In quantum mechanics, there is no time operator. Time, they say, is a parameter, not an observable. There is, therefore, no time operator.

This means that in the quantum theory of measurement, where every observable is associated with an operator, time cannot be measured.

This also produces problems in the interpretation of the time-energy uncertainty relation. The position-momentum interpretation is straightforward: since the position and momentum operators don't commute, there is some residual uncertainty in their simultaneous measurement - if you measure both at the same time, which comes first? But if time is not an operator, what does this mean?

The energy is of course associated with an operator: the Hamiltonian. It is also the time component of the 4-momentum. So, it makes sense that there should be an energy-time uncertainty relation.

But, for some reason its conjugate, the time, isn't an operator, can't be measured quatum mechanically. So what does that mean for the uncertainty relation?

Does that make sense? Are all time measurements classical? (if so, what does that mean for universal interpretations of the wavefunction, e.g. Everett's?)

Why doesn't the symmetry hold up?

## Lack of Time

### Re: Lack of Time

I'd like to hear your thoughts on following treatment of this issue, where they derive a Hamiltonian-time uncertainty relation, which they say is a more rigorous expression than the energy-time uncertainty relation (though I don't understand why the difference is more than a symantic one):

Generalization: Energy-Time Uncertainty (last section on the page)

https://brilliant.org/wiki/heisenberg-u ... principle/

Generalization: Energy-Time Uncertainty (last section on the page)

https://brilliant.org/wiki/heisenberg-u ... principle/

### Re: Lack of Time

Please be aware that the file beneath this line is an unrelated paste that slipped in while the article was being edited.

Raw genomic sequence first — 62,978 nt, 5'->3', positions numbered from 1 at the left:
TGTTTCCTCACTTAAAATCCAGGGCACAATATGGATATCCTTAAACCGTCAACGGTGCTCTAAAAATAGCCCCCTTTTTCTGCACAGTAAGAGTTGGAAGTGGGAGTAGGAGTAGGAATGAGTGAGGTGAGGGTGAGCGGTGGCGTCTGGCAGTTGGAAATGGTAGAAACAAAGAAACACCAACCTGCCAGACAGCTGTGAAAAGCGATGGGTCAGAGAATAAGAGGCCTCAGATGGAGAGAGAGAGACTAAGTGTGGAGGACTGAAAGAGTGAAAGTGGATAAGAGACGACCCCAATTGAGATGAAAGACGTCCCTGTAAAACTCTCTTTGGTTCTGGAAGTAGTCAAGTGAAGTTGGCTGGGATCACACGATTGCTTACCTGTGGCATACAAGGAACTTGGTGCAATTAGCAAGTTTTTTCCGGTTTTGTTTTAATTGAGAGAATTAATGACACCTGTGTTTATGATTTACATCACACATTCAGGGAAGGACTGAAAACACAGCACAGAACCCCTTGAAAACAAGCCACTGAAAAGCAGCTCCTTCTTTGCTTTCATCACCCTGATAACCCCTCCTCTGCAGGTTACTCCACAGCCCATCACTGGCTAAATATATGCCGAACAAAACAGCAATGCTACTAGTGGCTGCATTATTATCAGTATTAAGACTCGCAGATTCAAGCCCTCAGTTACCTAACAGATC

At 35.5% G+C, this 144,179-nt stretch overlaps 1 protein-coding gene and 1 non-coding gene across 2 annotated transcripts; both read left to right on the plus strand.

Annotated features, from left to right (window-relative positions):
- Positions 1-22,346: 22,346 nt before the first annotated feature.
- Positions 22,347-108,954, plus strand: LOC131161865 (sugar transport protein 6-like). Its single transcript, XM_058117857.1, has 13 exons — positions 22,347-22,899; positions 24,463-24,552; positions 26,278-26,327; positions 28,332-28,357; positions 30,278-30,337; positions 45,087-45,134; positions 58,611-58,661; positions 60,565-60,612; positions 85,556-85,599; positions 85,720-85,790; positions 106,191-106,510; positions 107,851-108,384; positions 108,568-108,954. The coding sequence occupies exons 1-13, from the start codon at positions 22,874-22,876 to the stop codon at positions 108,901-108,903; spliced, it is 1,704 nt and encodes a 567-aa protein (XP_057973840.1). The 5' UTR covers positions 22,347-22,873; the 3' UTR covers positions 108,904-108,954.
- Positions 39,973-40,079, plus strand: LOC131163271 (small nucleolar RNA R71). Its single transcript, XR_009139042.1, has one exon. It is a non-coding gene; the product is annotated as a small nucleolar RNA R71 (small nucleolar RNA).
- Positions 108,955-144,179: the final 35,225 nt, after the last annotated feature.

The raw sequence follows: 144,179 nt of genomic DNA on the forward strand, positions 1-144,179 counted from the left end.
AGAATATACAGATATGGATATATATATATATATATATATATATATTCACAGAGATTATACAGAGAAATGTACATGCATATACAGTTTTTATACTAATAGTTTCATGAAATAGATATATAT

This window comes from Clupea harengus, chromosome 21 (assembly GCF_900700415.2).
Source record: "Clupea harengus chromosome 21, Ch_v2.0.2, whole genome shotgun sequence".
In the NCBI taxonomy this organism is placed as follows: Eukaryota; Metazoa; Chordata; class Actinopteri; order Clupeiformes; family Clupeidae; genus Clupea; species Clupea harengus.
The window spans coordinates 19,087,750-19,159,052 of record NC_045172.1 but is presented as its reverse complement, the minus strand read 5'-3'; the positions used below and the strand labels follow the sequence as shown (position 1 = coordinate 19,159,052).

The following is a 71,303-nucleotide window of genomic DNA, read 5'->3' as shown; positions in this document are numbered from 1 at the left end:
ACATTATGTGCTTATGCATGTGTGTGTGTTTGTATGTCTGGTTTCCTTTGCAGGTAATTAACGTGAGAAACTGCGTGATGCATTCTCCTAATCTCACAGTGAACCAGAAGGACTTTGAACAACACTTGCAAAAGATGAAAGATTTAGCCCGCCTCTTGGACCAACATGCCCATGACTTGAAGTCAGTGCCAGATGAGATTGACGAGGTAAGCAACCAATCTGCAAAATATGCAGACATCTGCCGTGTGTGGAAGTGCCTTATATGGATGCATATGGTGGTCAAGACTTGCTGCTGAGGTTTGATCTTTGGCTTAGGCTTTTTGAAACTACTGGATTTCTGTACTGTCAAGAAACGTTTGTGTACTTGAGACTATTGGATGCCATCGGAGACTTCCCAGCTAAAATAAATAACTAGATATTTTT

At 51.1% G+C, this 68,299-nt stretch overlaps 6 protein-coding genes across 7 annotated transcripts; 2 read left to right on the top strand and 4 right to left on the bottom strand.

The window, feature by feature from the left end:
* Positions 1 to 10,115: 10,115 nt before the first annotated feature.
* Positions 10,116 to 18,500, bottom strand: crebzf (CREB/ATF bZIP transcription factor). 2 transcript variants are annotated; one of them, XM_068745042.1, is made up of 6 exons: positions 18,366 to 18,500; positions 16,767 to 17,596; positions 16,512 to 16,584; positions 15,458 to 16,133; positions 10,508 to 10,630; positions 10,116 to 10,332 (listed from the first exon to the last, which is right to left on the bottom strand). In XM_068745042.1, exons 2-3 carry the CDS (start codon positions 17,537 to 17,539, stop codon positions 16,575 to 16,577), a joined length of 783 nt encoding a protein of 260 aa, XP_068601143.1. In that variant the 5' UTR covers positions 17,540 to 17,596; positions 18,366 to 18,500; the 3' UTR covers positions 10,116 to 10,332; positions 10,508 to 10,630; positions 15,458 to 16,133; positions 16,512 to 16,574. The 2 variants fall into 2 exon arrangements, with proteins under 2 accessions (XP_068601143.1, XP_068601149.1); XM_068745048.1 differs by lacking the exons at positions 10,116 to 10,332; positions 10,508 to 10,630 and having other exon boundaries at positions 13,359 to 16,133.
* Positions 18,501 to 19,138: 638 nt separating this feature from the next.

I've seen a lot of proofs like that. I recently decided to work through Sakurai's Modern Quantum Mechanics over the break -- funny story, I'll put it up in the review post on the blog when I finish it -- but he gives yet another such proof at the start of Chapter 2, "Quantum Dynamics." In this case, he used the correlations between the state at different times to justify the statement. The thing is, proofs like this don't really explain the reason why position and time (or should that be displacement and duration?) are placed on different footing.

But, Sakurai did take the problem seriously. Seriously enough to explain what happens in QED. And apparently QED solves the different footing problem in a different way: it turns spatial variables into parameters, too.

But that still makes me wonder: what does it mean to be a parameter that you cannot measure in quantum mechanics? If you can't measure these quantities quantum mechanically, what are they? Is any quantum theory of the vacuum doomed?

But, Sakurai did take the problem seriously. Seriously enough to explain what happens in QED. And apparently QED solves the different footing problem in a different way: it turns spatial variables into parameters, too.

But that still makes me wonder: what does it mean to be a parameter that you cannot measure in quantum mechanics? If you can't measure these quantities quantum mechanically, what are they? Is any quantum theory of the vacuum doomed?